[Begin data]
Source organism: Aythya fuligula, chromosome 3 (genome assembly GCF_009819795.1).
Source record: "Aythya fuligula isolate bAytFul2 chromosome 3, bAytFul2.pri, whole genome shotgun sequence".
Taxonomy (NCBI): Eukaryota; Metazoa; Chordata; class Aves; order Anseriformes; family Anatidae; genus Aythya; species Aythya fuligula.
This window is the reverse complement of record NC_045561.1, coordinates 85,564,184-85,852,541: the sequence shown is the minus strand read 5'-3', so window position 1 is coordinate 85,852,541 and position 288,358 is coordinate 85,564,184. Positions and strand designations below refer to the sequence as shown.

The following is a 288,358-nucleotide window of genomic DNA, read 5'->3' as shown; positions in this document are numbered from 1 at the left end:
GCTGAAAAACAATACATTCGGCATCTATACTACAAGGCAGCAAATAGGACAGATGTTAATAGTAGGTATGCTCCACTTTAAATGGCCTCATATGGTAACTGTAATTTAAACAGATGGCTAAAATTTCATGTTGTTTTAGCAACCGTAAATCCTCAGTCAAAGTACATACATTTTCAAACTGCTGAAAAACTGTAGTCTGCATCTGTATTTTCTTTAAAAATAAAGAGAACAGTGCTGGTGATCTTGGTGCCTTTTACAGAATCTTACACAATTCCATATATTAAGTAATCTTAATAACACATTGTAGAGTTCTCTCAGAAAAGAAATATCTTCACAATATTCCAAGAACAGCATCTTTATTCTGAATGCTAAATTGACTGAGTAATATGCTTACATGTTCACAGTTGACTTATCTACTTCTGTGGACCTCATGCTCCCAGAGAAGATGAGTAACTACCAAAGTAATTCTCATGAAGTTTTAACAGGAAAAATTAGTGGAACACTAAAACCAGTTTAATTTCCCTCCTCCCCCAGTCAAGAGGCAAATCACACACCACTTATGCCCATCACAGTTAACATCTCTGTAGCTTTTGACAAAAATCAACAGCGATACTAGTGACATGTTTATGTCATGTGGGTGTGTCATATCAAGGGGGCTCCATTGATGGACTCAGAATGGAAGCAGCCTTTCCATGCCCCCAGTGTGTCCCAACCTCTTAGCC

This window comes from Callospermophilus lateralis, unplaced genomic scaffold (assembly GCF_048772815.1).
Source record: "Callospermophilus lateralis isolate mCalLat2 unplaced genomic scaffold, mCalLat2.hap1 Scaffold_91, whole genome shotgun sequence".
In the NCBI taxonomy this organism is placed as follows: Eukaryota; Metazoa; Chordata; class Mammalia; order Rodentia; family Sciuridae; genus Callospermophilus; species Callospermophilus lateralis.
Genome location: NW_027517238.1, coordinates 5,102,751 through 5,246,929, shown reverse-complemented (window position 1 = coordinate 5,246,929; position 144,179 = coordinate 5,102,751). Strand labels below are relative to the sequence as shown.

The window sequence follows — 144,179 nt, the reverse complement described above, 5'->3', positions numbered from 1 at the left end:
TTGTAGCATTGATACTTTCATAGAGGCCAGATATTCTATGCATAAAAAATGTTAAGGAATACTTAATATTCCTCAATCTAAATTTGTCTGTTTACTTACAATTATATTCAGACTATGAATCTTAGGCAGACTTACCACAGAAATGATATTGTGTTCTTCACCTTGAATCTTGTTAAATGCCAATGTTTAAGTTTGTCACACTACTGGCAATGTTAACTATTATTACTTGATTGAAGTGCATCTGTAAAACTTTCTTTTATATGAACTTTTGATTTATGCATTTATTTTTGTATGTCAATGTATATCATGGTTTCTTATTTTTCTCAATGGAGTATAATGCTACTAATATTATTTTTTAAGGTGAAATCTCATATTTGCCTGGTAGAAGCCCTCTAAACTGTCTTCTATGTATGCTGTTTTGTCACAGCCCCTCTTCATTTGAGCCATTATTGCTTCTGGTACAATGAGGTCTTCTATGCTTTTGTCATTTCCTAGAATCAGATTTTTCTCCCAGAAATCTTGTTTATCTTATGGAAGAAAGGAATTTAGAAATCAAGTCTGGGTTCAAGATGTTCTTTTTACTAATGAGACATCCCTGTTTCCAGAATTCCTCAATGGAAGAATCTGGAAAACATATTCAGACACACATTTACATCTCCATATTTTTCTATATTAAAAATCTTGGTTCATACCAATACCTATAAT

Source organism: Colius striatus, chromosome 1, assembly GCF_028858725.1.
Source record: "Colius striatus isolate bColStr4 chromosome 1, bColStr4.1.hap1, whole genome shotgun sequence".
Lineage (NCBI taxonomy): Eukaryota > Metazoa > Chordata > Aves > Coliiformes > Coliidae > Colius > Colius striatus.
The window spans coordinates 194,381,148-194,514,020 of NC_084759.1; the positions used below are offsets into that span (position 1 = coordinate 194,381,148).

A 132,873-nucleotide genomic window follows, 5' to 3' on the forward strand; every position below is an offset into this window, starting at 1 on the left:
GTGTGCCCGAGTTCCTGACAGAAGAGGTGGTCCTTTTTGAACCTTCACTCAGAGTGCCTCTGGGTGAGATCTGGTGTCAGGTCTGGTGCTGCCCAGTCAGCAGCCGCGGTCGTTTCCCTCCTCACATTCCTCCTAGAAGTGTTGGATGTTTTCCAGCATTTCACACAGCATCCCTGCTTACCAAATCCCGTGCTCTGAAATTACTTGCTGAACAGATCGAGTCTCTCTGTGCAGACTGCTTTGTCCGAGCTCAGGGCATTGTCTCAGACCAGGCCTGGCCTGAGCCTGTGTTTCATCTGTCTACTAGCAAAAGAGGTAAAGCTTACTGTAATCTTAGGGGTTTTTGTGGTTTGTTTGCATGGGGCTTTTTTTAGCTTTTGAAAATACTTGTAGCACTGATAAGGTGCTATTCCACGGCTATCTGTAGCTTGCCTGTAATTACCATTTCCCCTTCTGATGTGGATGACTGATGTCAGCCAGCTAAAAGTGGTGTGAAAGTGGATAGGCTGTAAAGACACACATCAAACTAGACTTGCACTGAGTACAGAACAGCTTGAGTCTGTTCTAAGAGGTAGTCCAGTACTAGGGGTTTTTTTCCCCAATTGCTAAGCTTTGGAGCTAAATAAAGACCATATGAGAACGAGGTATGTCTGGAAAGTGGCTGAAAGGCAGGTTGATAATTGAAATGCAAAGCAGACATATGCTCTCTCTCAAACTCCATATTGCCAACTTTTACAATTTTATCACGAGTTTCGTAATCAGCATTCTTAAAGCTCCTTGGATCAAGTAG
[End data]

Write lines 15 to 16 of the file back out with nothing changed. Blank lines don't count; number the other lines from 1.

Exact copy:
Lineage (NCBI taxonomy): Eukaryota > Metazoa > Chordata > Aves > Coliiformes > Coliidae > Colius > Colius striatus.
The window spans coordinates 194,381,148-194,514,020 of NC_084759.1; the positions used below are offsets into that span (position 1 = coordinate 194,381,148).